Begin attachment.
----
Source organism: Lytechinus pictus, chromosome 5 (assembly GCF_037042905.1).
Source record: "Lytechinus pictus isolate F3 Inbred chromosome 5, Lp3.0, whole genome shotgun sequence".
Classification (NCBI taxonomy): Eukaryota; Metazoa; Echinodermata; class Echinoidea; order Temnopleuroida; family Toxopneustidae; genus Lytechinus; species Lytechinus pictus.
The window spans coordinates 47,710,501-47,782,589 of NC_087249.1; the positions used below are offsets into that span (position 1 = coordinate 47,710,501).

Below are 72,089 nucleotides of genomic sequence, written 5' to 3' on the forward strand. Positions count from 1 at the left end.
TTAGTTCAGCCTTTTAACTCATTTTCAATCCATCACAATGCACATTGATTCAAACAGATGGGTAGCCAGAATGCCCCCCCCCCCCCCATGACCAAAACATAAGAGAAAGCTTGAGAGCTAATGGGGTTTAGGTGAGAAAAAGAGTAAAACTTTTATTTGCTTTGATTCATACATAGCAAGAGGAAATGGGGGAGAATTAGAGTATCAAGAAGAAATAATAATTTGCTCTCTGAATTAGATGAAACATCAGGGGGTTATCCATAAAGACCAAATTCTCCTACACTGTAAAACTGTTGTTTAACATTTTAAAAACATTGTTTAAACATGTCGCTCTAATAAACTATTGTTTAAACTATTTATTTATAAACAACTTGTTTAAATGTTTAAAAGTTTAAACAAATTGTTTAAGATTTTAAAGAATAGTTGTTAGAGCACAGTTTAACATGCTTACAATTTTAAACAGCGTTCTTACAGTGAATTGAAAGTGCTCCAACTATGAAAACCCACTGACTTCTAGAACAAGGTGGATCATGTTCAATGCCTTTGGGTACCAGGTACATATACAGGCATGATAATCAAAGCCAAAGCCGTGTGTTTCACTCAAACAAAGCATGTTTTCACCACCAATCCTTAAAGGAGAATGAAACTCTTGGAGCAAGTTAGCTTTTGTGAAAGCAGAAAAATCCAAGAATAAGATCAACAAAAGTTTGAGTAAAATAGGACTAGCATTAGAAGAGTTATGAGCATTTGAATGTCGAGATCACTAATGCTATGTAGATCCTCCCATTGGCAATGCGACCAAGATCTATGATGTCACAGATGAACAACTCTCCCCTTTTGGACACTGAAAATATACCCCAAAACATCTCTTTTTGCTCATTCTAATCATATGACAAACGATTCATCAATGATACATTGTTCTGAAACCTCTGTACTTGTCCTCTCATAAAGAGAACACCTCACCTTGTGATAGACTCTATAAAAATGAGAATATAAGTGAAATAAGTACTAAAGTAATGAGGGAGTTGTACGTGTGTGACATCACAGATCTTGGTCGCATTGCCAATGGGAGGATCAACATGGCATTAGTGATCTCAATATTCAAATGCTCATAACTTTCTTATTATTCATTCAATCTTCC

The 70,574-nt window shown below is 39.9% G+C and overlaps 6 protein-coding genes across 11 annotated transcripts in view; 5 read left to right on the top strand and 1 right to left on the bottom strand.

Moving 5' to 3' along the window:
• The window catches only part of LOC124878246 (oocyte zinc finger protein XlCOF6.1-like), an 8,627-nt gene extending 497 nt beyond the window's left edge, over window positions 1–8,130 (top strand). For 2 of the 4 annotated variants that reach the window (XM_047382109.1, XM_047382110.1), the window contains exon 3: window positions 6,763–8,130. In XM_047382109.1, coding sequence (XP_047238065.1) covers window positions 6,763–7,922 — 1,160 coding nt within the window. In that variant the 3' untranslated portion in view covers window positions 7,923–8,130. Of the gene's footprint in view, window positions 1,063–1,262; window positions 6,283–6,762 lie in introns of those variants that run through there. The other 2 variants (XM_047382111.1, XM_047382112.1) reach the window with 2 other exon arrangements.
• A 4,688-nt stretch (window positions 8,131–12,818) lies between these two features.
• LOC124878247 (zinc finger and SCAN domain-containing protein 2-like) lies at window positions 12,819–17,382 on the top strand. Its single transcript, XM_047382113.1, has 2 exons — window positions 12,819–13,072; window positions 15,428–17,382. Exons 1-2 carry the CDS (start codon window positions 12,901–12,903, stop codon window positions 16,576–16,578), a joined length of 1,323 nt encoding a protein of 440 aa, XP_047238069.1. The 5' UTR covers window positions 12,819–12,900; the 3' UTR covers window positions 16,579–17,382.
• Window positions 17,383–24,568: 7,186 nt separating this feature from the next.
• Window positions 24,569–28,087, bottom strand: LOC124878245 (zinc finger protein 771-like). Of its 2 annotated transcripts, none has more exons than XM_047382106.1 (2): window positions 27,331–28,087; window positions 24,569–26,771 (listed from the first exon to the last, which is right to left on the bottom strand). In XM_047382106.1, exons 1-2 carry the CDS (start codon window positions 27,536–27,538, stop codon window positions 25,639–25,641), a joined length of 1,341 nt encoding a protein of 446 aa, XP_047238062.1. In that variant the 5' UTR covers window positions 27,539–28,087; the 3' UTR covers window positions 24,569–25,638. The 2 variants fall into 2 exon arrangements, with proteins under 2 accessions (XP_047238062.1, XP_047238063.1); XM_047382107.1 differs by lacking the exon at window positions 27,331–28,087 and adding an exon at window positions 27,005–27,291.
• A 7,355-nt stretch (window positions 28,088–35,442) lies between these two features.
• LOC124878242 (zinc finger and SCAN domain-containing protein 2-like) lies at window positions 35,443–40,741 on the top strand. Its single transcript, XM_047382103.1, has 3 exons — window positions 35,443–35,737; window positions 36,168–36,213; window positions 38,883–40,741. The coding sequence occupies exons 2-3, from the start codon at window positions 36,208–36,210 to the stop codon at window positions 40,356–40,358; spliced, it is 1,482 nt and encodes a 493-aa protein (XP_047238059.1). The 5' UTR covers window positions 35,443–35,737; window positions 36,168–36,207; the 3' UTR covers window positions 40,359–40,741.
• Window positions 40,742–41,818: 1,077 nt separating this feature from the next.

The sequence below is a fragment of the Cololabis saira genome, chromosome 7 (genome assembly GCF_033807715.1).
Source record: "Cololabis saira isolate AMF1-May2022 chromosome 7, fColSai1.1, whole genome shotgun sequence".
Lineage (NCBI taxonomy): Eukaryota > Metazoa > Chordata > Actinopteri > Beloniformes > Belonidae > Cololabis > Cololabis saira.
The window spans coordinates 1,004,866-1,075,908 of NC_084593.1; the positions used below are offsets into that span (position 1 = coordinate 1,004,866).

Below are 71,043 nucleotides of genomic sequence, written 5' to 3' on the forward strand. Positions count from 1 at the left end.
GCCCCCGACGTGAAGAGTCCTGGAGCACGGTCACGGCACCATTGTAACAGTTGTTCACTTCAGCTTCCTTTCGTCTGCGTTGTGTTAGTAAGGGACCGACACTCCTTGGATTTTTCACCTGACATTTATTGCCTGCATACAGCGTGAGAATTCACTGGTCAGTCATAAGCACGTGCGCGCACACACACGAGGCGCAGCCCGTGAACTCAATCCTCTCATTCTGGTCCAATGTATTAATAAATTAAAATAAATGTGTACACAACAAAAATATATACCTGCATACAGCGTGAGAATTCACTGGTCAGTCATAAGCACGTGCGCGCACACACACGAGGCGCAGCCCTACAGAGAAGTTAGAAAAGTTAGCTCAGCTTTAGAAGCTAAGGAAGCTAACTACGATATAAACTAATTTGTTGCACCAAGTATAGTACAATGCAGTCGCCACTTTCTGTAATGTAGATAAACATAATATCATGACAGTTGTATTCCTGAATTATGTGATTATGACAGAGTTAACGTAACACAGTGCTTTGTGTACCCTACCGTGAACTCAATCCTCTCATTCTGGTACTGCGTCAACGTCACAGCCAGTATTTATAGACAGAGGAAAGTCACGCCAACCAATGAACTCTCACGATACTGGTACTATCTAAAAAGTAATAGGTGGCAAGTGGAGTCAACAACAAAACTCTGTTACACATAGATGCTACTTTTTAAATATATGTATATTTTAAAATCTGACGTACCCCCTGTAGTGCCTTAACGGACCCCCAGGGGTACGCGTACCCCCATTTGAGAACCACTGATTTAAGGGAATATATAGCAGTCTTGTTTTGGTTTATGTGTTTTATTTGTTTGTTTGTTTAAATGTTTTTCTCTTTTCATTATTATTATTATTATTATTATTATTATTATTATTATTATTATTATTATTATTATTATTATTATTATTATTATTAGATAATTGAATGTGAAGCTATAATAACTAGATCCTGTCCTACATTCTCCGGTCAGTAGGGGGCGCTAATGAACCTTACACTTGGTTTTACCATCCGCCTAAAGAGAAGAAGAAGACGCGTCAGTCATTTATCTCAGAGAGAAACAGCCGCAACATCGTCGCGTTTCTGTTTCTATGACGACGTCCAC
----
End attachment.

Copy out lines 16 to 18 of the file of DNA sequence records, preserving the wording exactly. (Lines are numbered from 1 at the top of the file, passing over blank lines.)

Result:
• Window positions 40,742–41,818: 1,077 nt separating this feature from the next.

The sequence below is a fragment of the Cololabis saira genome, chromosome 7 (genome assembly GCF_033807715.1).
Source record: "Cololabis saira isolate AMF1-May2022 chromosome 7, fColSai1.1, whole genome shotgun sequence".